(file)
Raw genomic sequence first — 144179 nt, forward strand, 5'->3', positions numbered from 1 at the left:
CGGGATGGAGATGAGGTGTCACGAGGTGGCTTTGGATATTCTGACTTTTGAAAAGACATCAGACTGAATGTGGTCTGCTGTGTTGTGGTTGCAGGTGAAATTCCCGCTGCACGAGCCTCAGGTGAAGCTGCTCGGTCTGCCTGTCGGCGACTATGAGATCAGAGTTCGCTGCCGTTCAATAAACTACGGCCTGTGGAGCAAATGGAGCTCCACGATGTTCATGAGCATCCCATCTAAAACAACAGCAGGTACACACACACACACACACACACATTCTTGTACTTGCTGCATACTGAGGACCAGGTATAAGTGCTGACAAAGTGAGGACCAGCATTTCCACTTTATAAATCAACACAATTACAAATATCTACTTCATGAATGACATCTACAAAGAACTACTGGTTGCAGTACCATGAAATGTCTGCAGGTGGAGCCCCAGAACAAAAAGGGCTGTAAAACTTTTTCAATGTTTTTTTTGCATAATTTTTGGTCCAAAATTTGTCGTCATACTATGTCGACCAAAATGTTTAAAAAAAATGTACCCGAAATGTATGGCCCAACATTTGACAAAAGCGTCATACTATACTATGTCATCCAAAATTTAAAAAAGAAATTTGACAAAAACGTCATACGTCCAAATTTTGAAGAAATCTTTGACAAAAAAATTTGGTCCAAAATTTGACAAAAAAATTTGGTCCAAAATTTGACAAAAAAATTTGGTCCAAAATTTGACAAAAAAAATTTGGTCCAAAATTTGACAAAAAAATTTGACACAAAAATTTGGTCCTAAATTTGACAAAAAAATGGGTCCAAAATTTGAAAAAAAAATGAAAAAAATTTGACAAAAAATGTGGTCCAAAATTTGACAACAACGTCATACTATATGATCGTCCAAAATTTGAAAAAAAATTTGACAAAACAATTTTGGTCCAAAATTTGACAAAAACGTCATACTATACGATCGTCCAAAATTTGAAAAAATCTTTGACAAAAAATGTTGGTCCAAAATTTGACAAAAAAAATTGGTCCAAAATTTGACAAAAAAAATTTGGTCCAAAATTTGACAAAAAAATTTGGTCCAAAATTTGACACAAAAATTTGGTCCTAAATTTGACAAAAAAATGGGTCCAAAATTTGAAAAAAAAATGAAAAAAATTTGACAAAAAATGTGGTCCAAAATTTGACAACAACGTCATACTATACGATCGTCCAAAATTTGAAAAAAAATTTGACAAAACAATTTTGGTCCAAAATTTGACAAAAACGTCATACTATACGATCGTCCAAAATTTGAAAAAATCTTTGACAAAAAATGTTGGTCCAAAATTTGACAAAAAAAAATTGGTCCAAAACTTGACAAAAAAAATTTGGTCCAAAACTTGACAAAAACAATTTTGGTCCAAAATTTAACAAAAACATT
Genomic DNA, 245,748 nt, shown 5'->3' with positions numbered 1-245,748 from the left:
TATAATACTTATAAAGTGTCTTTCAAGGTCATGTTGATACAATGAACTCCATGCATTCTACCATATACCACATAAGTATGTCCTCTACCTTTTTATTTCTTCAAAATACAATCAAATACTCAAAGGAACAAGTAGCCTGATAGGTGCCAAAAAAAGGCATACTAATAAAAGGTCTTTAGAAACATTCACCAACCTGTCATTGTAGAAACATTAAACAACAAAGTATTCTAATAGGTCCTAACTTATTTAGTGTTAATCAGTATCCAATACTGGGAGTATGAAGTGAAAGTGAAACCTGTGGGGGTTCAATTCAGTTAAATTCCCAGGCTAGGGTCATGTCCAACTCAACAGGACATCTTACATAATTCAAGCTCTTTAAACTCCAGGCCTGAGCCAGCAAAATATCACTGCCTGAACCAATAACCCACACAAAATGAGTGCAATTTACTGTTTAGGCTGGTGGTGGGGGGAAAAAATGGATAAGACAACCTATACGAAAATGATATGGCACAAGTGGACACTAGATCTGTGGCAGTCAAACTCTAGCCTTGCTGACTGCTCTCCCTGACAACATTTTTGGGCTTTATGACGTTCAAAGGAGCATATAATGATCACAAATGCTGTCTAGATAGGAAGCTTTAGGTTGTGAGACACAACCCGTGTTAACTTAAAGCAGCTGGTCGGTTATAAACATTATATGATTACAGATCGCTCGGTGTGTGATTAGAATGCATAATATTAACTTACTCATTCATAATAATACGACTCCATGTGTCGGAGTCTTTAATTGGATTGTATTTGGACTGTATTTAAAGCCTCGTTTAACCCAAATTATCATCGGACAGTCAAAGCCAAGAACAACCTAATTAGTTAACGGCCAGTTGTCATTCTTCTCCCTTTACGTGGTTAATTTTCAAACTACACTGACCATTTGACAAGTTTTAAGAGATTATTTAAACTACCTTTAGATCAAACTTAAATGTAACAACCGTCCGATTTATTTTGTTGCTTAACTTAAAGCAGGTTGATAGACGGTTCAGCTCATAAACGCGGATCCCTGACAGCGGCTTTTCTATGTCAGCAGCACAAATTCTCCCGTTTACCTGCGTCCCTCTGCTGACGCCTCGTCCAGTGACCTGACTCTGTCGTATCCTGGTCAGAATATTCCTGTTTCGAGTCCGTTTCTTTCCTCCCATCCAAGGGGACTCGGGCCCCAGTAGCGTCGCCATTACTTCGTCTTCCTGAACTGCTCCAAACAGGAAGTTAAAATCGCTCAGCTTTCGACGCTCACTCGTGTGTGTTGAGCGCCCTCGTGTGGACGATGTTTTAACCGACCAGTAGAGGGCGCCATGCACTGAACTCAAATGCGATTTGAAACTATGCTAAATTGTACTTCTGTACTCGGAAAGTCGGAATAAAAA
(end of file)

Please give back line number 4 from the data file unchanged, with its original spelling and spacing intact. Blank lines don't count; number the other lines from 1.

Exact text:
TATAATACTTATAAAGTGTCTTTCAAGGTCATGTTGATACAATGAACTCCATGCATTCTACCATATACCACATAAGTATGTCCTCTACCTTTTTATTTCTTCAAAATACAATCAAATACTCAAAGGAACAAGTAGCCTGATAGGTGCCAAAAAAAGGCATACTAATAAAAGGTCTTTAGAAACATTCACCAACCTGTCATTGTAGAAACATTAAACAACAAAGTATTCTAATAGGTCCTAACTTATTTAGTGTTAATCAGTATCCAATACTGGGAGTATGAAGTGAAAGTGAAACCTGTGGGGGTTCAATTCAGTTAAATTCCCAGGCTAGGGTCATGTCCAACTCAACAGGACATCTTACATAATTCAAGCTCTTTAAACTCCAGGCCTGAGCCAGCAAAATATCACTGCCTGAACCAATAACCCACACAAAATGAGTGCAATTTACTGTTTAGGCTGGTGGTGGGGGGAAAAAATGGATAAGACAACCTATACGAAAATGATATGGCACAAGTGGACACTAGATCTGTGGCAGTCAAACTCTAGCCTTGCTGACTGCTCTCCCTGACAACATTTTTGGGCTTTATGACGTTCAAAGGAGCATATAATGATCACAAATGCTGTCTAGATAGGAAGCTTTAGGTTGTGAGACACAACCCGTGTTAACTTAAAGCAGCTGGTCGGTTATAAACATTATATGATTACAGATCGCTCGGTGTGTGATTAGAATGCATAATATTAACTTACTCATTCATAATAATACGACTCCATGTGTCGGAGTCTTTAATTGGATTGTATTTGGACTGTATTTAAAGCCTCGTTTAACCCAAATTATCATCGGACAGTCAAAGCCAAGAACAACCTAATTAGTTAACGGCCAGTTGTCATTCTTCTCCCTTTACGTGGTTAATTTTCAAACTACACTGACCATTTGACAAGTTTTAAGAGATTATTTAAACTACCTTTAGATCAAACTTAAATGTAACAACCGTCCGATTTATTTTGTTGCTTAACTTAAAGCAGGTTGATAGACGGTTCAGCTCATAAACGCGGATCCCTGACAGCGGCTTTTCTATGTCAGCAGCACAAATTCTCCCGTTTACCTGCGTCCCTCTGCTGACGCCTCGTCCAGTGACCTGACTCTGTCGTATCCTGGTCAGAATATTCCTGTTTCGAGTCCGTTTCTTTCCTCCCATCCAAGGGGACTCGGGCCCCAGTAGCGTCGCCATTACTTCGTCTTCCTGAACTGCTCCAAACAGGAAGTTAAAATCGCTCAGCTTTCGACGCTCACTCGTGTGTGTTGAGCGCCCTCGTGTGGACGATGTTTTAACCGACCAGTAGAGGGCGCCATGCACTGAACTCAAATGCGATTTGAAACTATGCTAAATTGTACTTCTGTACTCGGAAAGTCGGAATAAAAA